Disruption and reorientation – A message from District Bishop Lester Priebbenow
Another disruption! Victorian lockdown 5.0!
I don’t know exactly what you had planned to do this week, but I imagine that what you are doing may be quite different from what you planned.
For many of you, I assume there was a mad scramble to reorientate and readjust your plans so you could continue work with some sort of semblance and order. One can only imagine what many congregations and pastors are facing as we seek to reorientate and adjust to another major disruption.
I have you in my thoughts and prayers, not just for the practical or technical challenges you face, but for the personal sense of disruption and disorientation that also leaves pastors physically separated from their flock, and the flock from its pastor. I think of the words of last Sunday’s Gospel, where Mark said that the people were ‘like sheep without a shepherd’ (Mark 6:34). Matthew adds the words, ‘harassed and helpless’ to describe them (Matt 9:36). There is no doubt that the disruption and separation of another lockdown can leave us all feeling ‘harassed and helpless.’
Last Thursday, our District Office devotion explored a common pattern of orientation, disorientation and reorientation, which occurs when sudden, major events disrupt the expected order of things in our lives. The author recalled how Bible scholar Walther Brueggemann had observed this pattern both in the grouping of the psalms and in individual psalms.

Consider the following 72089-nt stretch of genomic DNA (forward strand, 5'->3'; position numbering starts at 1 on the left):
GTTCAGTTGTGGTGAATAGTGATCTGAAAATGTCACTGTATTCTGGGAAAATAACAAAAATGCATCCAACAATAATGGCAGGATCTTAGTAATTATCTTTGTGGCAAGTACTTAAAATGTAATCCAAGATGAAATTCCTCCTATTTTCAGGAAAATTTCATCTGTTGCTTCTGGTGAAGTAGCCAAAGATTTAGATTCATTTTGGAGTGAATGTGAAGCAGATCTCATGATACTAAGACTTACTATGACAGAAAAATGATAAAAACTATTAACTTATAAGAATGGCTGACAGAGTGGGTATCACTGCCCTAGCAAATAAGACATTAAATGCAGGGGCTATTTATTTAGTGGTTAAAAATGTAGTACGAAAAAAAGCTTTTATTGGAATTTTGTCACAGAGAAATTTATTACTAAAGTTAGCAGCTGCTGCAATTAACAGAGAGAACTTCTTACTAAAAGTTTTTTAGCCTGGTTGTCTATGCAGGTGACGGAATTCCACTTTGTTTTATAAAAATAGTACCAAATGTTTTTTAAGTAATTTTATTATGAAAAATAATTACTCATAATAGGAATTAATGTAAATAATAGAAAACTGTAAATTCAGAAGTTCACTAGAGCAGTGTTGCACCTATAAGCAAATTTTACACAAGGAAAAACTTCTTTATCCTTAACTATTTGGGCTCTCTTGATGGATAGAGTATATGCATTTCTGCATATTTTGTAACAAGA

His example was Psalm 27 which David opens with a positive orientation (verses 1-3), beginning with the words, ‘The Lord is my light and my salvation – whom shall I fear?’ David then describes the disorientation brought about by the disruptions, dangers and difficulties in his life (verses 4-12). Yet as he reflects, prays and worships his way through those disruptions, God renews his confidence amid them. There is a reorientation to the confidence with which he began the psalm, concluding with the words, ‘Wait for the Lord; be strong and take heart and wait for the Lord’ (verses 13-14).
Another favourite psalm of mine that follows this pattern is Psalm 73.
As I pray for you throughout this time of disorientation, I pray that your meditation on the greatness, goodness and grace of your God will help reorientate you to, ‘be strong and take heart and wait for the Lord’ (Psalm 27:14).
Allow yourselves to be pastored by the words of Psalm 23 that you heard – albeit electronically – on Sunday. Be reassured by the words of Ephesians 2, that we are ‘brought near’ to the hope and promises of God through the blood of Christ, ‘for he himself is our peace’ (Eph 2:14) and ‘our righteousness’ (Jer 23:6).
In His Peace,
Pastor Lester Priebbenow
District Bishop – LCA Victoria and Tasmania
[This message is adapted from a message sent to Pastors on Friday 16th July]